If you’re working on a mystery novel, you should have a list of favorite mystery writers. Same for romance, memoirs, etc. Let them be your guides. Highlight their perfect sentences, write notes on the pages of their books. Let them teach you how it’s done.

Dreams vs. Goals

What’s this have to do with writers’ block? If you simply dream it, it won’t get on the page. You have to do the work. That means setting goals.

There is a distinct difference between a Dream and a Goal. Dreams are purely illusionary. Goals are concrete plans for the future. And we really can’t have one without the other. Dreams are what first provide us the inspiration and vision for what we ultimately want. Goals, in turn, gives us a sense of direction, motivation, and, if accomplished, a wonderful sense of satisfaction, and success!

 Norman Vincent Peale said: “The greatest power we have is the power of choice.”  Right now you are living your past choices. Where you are today—at this very moment—is the result of your past decisions.

Think about it. The decisions you make today will be your experiences tomorrow.

Here are just a few examples of people who worked hard at their Goals to become the successful writer of their Dreams:

Novelist John Grisham began by subscribing to Writers’ Digest, then wrote chapters of his first novel while riding each morning on the subway to his job as a lawyer.

Novelist Elizabeth Berg was a nurse and mother of small children in 1984 when she began writing for her small town newspaper. Soon after, she submitted an essay to Parents magazine – and won $500! She started publishing regularly in national magazines, then went on to write her first of many successful novels.

Prolific novelist Nora Roberts was “one of the worst secretaries ever!” But she always loved stories and soon found she had a knack. A simple act of nature—a snowstorm—prompted her first book, published in 1981. Since then, she has written more than 50 novels, some under the name, J. D. Robb.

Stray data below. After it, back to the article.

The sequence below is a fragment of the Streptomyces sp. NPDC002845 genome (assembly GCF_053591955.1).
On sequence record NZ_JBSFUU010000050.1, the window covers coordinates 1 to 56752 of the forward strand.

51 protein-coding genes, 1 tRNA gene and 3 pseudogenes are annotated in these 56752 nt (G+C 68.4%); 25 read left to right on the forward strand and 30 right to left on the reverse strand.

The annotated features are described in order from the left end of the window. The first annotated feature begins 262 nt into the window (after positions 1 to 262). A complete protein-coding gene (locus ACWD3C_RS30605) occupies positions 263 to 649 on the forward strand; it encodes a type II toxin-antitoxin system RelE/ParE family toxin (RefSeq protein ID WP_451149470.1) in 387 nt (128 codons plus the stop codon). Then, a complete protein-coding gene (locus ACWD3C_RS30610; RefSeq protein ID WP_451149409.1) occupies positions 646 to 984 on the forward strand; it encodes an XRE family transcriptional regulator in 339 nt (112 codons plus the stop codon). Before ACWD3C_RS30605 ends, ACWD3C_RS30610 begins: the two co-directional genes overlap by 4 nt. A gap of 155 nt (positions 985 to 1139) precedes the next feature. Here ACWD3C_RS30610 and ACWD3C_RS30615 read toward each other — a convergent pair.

Mary Karr had a childhood that certainly didn’t lend itself to a successful life, yet wrote a memoir so brilliantly that her first book, The Liars’ Club, became the bar in which creative nonfiction writers aspire to.

Anne Lamott was a clerk/typist who wrote every night for an hour and received her share of rejections (as did other greats like J.K.Rowling), along with terrible reviews on her first book. But she persevered and today is mentioned among all the other great writers of this century.

If you are unfamiliar with the works of these authors, go to the library, get their books, read and study their work.

Till next month, remember: This is the First Day of the Rest of Your Writing Life. 

So write something today! 

Deanna R. Adams is a freelance writer, award-winning essayist, and  author of three books. She is an instructor at Lakeland Community College, and director of The Western Reserve Writers Conferences, and Women Writers’ Winter Retreat. Her website is


3 Responses

  1. Deanna,

    Considering all the tecniques out there for beating writier’s block, I’m tending to agree with you that there is no such thing, that it’s as simple a being organized. I just never conisdered all the voices floating around in my head as writing.
    Thanks for the great post.

  2. Hi Deanna,

    Thanks for drawing attention to all the behind-the-scenes development that we writers do. Dreams are one of the best places where I work out ideas for stories and poetry, and when I get stuck on a tricky piece of copy I usually just have to step away and scrub the kitchen or something, and before I know it the wordage solution will surface!

    Looking forward to hearing more from you next month.


  3. Many good points made. I do believe there is a writer’s ‘hesitation’ in that we reach a point where we hesitate to put anything down because it seems so lame. That’s the time to take a break, water the plants, play around on the Internet. Our confidence will return when we sit down again at the keyboard.